Rep. Barbara Comstock, R-Va., walks to a closed-door GOP strategy session at the Capitol in June.

Rep. Barbara Comstock, R-Va., walks to a closed-door GOP strategy session at the Capitol in June. J.Scott Applewhite/AP

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The Midterm Race Where Federal Employee Issues Are Front and Center

The incumbent Republican says feds need her voice to ensure their issues have bipartisan support.

As Democrats fight to take control of Congress from Republicans, an unusual issue is playing a decisive role in a key race that could determine control of the House: the federal workforce.

Virginia’s 10th congressional district, currently represented by Republican Barbara Comstock, is one of the most hotly contested races in the upcoming midterm elections. It is also home to tens of thousands of federal employees, whom both candidates are targeting for votes.

Polls show a tight race, though forecasters like Cook Political Report give a slight edge to Comstock’s Democratic opponent, Jennifer Wexton.

Comstock hopes her record since taking office in 2015 will help win support among her civil servant constituents. She signed a letter opposing President Trump’s executive orders limiting the powers of federal employee unions and making it easier for agencies to fire their workers, pushed for paid parental leave for feds and most recently, claimed to play a key role in securing a federal employee pay raise in 2019 over Trump’s objections (a claim Democrats dispute). The National Active and Retired Federal Employees Association gave Comstock an 88 percent score in the 115th Congress based on key votes over the last two years and a lifetime score of 75 percent, among the highest ranks for any Republican. She is now hoping that history will pay dividends at the voting booth next week.

Comstock won the seat in 2014 following the retirement of fellow Republican Frank Wolf, who served in the seat for 34 years and was the most outspoken defender of federal employees in the Republican party over that span. To Comstock, her party affiliation is a key factor for why federal employees should support her reelection.

On the pay raise issue, for example, Comstock said, “If there was no Republican voice on this, there would be no one arguing for this within the administration.”

“You don’t want to be a one-party town,” she added. “Particularly during a Republican administration, it’s very important to have voices on both side of the aisle [advocating for federal workers].”

Comstock noted that she has a relationship with Vice President Mike Pence, who was friendly with Wolf when the congresswoman served as his aide. She also served as a federal employee during a stint in the Justice Department.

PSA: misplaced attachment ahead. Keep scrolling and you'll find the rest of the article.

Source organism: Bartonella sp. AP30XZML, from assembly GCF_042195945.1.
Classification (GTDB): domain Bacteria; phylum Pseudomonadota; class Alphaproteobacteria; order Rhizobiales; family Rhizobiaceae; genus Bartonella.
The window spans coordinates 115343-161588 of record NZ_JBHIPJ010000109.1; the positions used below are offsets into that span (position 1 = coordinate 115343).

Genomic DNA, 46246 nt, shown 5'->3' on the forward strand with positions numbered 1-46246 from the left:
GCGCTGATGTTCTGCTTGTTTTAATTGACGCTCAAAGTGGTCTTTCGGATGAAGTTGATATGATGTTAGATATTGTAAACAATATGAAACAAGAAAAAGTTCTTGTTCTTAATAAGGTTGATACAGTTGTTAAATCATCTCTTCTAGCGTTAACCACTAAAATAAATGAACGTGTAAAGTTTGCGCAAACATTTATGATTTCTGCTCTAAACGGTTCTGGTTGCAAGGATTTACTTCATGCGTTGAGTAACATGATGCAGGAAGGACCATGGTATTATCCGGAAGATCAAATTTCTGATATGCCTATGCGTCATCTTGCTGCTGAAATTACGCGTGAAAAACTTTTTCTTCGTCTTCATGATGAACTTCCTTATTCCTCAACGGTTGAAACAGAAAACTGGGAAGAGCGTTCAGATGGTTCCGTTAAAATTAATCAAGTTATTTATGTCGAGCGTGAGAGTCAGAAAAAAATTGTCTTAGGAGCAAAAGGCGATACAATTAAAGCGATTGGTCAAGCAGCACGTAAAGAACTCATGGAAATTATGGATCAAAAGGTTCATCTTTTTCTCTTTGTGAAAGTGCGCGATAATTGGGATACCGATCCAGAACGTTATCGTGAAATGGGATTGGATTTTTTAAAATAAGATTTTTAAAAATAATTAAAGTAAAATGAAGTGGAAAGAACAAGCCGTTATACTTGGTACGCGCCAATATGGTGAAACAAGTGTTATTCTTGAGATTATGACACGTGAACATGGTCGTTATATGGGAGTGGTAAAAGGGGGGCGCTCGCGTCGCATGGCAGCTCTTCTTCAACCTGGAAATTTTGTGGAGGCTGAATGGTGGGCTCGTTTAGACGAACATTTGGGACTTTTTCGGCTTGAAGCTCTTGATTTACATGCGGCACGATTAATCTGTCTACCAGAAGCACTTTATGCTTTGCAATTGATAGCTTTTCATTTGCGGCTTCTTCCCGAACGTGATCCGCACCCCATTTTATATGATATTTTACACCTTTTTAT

The campaign has been an expensive one, with the candidates and outside groups pouring more than $10 million into the race. Comstock has included information on federal employee issues in ads, campaign mailers and most of the speeches she delivers on the trail, and has a section dedicated to the subject on her campaign website. Jennifer Wexton’s site does not, and Comstock said her opponent is focusing too little on that segment of the constituent population.

“I know my district much better than my opponent, who is not familiar with either federal employee issues or where and how federal employees are spread all around our district,” Comstock said. She called Wexton “AWOL” and “negligent” in recognizing feds as an issue in the campaign.

Wexton declined multiple requests for an interview. In a debate, Wexton also voiced her support for the federal workforce and her opposition to Trump’s proposed freeze, calling it “just another attack on federal workers.” In a tweet earlier this year, Wexton blamed Trump and Comstock for attempting to pay for the tax reform bill Republicans passed last year “on the backs of federal workers.”

Wexton has repeatedly tried to tie Comstock to the president, who is unpopular in the suburban district outside of Washington, pointing to the high percentage of votes the congresswoman cast in support of Trump’s agenda. Comstock noted that many of those votes were on funding bills to keep the government open. In a meeting at the White House earlier this year, Comstock challenged the president directly in telling him, “We don’t need a shutdown over this,” referring to immigration issues.

Comstock said she has taken flak from members of her own party for advocating for federal employees and their pay, but ultimately is able to make them see her side.

“They need my vote,” she said. “When they come to me and ask for my vote on budget or appropriations, they know that the first thing I’m going to ask them is, 'How does this affect federal employees?' ”

She called the Federal Employees Health Benefits Program “one of the best models of health plans” and vowed to work with the Trump administration on civil service reforms only when they stem from “grassroots, ground-up” ideas.

“The best way you’re going to get reform, and the way I work on these things, is to work with federal employees and have them be part of that solution,” Comstock said. “I think that’s the way we will get it done.”  

She said federal employees are “the experts” who “know where the waste is,” adding, “Someone who comes in from the top in a political role may not have that understanding.”